Where dreams take off | Inquirer Opinion
Young Blood

Where dreams take off

As our plane prepared to fly, I observed others land, take off and wait for their turn.

No matter how mundane the scene seemed, I did not want to miss the sight. This was a flight I am to remember, forever.


For the first time in my life, I was traveling to a distant land, with no one else but myself. I would be thousands of miles away from my loved ones, further separated by time zones. In the next two weeks, I would walk among people from myriads of races and depend on those whom I have never met before. I would feed on flavors foreign to my taste, go to places I never imagined visiting, ride trains underground and wear layers of clothes to endure the cold.

In other words, I was to build and test a completely new reality — even just for a brief stay.


After nearly four years of working, I have grown too familiar with my small comfortable world. Every day, for the past years, I would deal with the same people and do the same things. I needed to see what else lay outside of my confines. I had to know whether there was something else out there for me.

This is why this trip represented a radical yet welcome change in my environment. I had all the reasons to be excited in experiencing a different world and culture, and a renewed perspective of myself.

But, equally, I had reasons to be circumspect. To explore possibilities and reimagine oneself do not always come cheap. They seldom do. In my case, it cost me all I got, or had yet to receive from my previous year’s hard work. It entailed deferring more permanent and possibly fulfilling transitions. It meant choosing to spend for insight and inspiration over saving the money and remaining within my comfort zone.

Against all doubts and odds, I pushed through. That was perhaps the bravest decision I ever made for myself. The coming days would be among the best in my life.

I must admit, though, that my time in the United States was not all fun. Even before I arrived, pangs of sadness already struck me as the distance sunk in. The act of braving the world turned out to be more daring than I had initially thought.

Still, however unsettling, these feelings proved to validate my purpose there: not to be comfortable, but to be stretched. Not just to lose my convenience, but also to rediscover my strength. Not to romanticize life there, but to realize how it actually is. After all, the prospect of two or more years of studies in another country was a huge investment.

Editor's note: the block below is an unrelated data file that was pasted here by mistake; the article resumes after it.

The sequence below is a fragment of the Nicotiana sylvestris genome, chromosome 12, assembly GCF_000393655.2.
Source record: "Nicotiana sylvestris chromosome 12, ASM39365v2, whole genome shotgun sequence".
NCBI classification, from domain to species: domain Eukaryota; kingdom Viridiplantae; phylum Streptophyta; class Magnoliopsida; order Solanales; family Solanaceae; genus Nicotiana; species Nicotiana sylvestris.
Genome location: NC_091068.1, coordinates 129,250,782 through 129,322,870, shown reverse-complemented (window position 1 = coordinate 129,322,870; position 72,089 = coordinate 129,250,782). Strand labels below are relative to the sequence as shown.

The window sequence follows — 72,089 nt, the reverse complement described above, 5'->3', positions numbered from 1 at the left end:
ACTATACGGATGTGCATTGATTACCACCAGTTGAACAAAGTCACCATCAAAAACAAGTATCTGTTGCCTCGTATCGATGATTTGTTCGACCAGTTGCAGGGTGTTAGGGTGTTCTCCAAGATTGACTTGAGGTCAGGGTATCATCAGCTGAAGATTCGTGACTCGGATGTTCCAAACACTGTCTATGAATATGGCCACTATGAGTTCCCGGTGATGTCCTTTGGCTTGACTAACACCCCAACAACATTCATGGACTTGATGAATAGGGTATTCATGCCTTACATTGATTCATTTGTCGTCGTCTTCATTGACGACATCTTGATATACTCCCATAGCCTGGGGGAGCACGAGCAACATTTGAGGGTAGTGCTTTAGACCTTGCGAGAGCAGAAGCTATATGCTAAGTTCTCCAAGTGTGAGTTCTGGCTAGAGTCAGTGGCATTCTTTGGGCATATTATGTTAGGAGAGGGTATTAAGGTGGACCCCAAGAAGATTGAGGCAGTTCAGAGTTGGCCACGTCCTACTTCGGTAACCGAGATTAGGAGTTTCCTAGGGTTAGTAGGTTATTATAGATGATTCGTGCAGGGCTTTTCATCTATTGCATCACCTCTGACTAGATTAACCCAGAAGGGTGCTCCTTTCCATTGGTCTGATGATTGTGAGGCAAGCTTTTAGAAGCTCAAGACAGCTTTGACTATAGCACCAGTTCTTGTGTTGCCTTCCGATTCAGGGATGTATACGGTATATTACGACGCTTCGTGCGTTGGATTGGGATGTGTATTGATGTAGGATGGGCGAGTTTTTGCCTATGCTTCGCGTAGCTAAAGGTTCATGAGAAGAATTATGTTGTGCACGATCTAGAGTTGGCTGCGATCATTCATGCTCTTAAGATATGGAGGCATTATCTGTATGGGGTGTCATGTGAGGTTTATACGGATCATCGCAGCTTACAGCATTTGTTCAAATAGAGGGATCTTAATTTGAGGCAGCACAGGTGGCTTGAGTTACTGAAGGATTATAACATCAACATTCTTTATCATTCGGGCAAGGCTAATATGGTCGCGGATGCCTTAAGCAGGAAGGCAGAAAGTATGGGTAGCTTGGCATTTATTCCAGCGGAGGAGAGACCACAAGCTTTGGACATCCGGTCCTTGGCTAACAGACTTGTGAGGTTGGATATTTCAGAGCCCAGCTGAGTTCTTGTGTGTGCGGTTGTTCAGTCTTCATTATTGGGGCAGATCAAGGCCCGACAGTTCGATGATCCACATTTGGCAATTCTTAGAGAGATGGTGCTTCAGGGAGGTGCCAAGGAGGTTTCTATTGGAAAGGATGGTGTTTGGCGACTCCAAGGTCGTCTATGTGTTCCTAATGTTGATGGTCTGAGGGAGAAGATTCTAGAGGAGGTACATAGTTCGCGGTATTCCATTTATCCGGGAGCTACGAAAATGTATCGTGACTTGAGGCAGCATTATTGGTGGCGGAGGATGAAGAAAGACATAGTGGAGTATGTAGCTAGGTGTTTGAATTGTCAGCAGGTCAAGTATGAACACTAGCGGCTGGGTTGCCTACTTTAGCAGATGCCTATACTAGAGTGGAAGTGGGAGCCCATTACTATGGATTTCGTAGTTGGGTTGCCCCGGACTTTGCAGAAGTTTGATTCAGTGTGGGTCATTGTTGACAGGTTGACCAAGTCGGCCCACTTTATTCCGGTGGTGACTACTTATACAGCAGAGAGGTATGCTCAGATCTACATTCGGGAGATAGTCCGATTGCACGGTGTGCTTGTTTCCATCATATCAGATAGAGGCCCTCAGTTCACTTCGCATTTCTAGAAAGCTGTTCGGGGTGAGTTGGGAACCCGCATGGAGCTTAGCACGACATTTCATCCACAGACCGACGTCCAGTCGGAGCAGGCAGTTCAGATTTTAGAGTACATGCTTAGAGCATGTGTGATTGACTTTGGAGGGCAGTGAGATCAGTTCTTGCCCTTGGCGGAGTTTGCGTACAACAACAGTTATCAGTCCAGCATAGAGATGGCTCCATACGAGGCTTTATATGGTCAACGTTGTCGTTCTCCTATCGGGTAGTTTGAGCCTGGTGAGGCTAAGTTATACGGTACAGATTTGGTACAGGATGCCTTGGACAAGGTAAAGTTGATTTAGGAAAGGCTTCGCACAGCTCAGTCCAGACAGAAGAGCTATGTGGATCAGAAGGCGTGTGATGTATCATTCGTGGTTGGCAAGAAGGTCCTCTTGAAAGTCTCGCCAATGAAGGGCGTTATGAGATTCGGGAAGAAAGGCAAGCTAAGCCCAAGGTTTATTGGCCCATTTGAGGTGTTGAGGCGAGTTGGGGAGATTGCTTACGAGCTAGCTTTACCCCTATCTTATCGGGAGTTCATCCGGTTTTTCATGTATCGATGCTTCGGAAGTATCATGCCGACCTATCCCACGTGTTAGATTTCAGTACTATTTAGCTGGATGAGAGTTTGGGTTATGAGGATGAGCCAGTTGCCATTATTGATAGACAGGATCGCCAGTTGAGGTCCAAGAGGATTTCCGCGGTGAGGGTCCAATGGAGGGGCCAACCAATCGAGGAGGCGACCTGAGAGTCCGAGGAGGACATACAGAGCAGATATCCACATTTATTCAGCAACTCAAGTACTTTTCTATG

Bearing all these in mind, I attended the school events I came all the way there for. My tour focused on learning about the schools’ master in business courses, but what I gained from my exposure went beyond it. While I expected a heavy focus on the management industry, what was rather emphasized was the sense of flexibility the program affords in order to lead in and contribute to the world — from different perspectives and through diverse practices.


More so, while the field of business traditionally revolved around profits and winning competition, the experience let me see the shift toward creating value and delivering impact to society. Interacting with students, seeing the human side of them, hearing both their hesitations and aspirations, also fortified for me the fact that being clear with and true to what one cares about, and serving for the greater good, are mostly what one needs to make a difference.

With these, I felt I was brought back to my core.

As our plane prepared to fly, I observed others land, take off and wait for their turn.

In many ways, this scene resembles the course of dreaming—  and the pace with which people go through the process. For years, I have witnessed peers go far in their career and life, and would land titles in no time. I am just about to start, my pursuits only about to take off. But I have come to appreciate the waiting.

I now believe that more than in distant lands, it is in our own minds, hearts and consciousness where dreams truly fly and, more importantly, gain ground.

As the undying lines of a very dear song go: “Malayong lupain, amin mang marating, ’di rin magbabago ang damdamin. ’Di rin magbabago ang damdamin.”

* * *

Faye B. Zipagan, 24, a junior manager for operations at a local bank, is excited to teach psychology as an incoming part-time faculty member at the University of the Philippines Diliman.

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TAGS: Faye B. Zipagan, traveling abroad, Young Blood
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